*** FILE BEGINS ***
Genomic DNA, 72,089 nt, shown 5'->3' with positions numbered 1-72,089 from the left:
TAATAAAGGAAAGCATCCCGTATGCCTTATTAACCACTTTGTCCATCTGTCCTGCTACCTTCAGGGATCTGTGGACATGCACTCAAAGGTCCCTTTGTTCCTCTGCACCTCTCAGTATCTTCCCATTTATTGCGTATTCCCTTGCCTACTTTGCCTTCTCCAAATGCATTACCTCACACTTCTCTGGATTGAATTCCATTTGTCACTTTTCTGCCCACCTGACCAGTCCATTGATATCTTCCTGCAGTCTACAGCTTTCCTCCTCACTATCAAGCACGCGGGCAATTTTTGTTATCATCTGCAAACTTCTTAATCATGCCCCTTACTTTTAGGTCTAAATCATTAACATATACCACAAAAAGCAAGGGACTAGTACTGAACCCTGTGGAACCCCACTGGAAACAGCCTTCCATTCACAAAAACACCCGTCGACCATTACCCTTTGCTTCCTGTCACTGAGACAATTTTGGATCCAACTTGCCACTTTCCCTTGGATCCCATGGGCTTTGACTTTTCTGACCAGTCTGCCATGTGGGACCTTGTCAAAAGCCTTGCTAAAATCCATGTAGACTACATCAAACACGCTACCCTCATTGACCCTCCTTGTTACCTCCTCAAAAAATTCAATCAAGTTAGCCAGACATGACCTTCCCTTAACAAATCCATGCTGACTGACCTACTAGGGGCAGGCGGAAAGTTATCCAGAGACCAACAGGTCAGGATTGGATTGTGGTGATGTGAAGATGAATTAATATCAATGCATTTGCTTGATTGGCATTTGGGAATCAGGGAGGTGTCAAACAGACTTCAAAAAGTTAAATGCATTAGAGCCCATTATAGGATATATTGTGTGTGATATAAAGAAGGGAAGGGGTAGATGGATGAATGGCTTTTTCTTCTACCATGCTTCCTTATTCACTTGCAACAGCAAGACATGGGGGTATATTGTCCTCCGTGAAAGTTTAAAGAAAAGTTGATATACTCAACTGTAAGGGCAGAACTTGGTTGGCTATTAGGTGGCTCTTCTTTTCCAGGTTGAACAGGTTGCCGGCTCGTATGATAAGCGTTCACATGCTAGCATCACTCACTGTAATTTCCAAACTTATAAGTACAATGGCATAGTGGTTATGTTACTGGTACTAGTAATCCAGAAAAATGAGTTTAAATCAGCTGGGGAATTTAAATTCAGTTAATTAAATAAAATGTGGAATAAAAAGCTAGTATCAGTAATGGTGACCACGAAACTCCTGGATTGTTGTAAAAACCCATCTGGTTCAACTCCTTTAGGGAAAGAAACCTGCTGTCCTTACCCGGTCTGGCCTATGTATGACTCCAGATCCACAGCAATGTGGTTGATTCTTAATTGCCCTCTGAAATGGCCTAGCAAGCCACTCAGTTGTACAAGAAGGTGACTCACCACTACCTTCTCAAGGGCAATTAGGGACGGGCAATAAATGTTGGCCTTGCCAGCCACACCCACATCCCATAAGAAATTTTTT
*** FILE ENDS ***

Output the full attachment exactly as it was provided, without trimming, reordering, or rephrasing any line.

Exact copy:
Genomic DNA, 72,089 nt, shown 5'->3' with positions numbered 1-72,089 from the left:
TAATAAAGGAAAGCATCCCGTATGCCTTATTAACCACTTTGTCCATCTGTCCTGCTACCTTCAGGGATCTGTGGACATGCACTCAAAGGTCCCTTTGTTCCTCTGCACCTCTCAGTATCTTCCCATTTATTGCGTATTCCCTTGCCTACTTTGCCTTCTCCAAATGCATTACCTCACACTTCTCTGGATTGAATTCCATTTGTCACTTTTCTGCCCACCTGACCAGTCCATTGATATCTTCCTGCAGTCTACAGCTTTCCTCCTCACTATCAAGCACGCGGGCAATTTTTGTTATCATCTGCAAACTTCTTAATCATGCCCCTTACTTTTAGGTCTAAATCATTAACATATACCACAAAAAGCAAGGGACTAGTACTGAACCCTGTGGAACCCCACTGGAAACAGCCTTCCATTCACAAAAACACCCGTCGACCATTACCCTTTGCTTCCTGTCACTGAGACAATTTTGGATCCAACTTGCCACTTTCCCTTGGATCCCATGGGCTTTGACTTTTCTGACCAGTCTGCCATGTGGGACCTTGTCAAAAGCCTTGCTAAAATCCATGTAGACTACATCAAACACGCTACCCTCATTGACCCTCCTTGTTACCTCCTCAAAAAATTCAATCAAGTTAGCCAGACATGACCTTCCCTTAACAAATCCATGCTGACTGACCTACTAGGGGCAGGCGGAAAGTTATCCAGAGACCAACAGGTCAGGATTGGATTGTGGTGATGTGAAGATGAATTAATATCAATGCATTTGCTTGATTGGCATTTGGGAATCAGGGAGGTGTCAAACAGACTTCAAAAAGTTAAATGCATTAGAGCCCATTATAGGATATATTGTGTGTGATATAAAGAAGGGAAGGGGTAGATGGATGAATGGCTTTTTCTTCTACCATGCTTCCTTATTCACTTGCAACAGCAAGACATGGGGGTATATTGTCCTCCGTGAAAGTTTAAAGAAAAGTTGATATACTCAACTGTAAGGGCAGAACTTGGTTGGCTATTAGGTGGCTCTTCTTTTCCAGGTTGAACAGGTTGCCGGCTCGTATGATAAGCGTTCACATGCTAGCATCACTCACTGTAATTTCCAAACTTATAAGTACAATGGCATAGTGGTTATGTTACTGGTACTAGTAATCCAGAAAAATGAGTTTAAATCAGCTGGGGAATTTAAATTCAGTTAATTAAATAAAATGTGGAATAAAAAGCTAGTATCAGTAATGGTGACCACGAAACTCCTGGATTGTTGTAAAAACCCATCTGGTTCAACTCCTTTAGGGAAAGAAACCTGCTGTCCTTACCCGGTCTGGCCTATGTATGACTCCAGATCCACAGCAATGTGGTTGATTCTTAATTGCCCTCTGAAATGGCCTAGCAAGCCACTCAGTTGTACAAGAAGGTGACTCACCACTACCTTCTCAAGGGCAATTAGGGACGGGCAATAAATGTTGGCCTTGCCAGCCACACCCACATCCCATAAGAAATTTTTT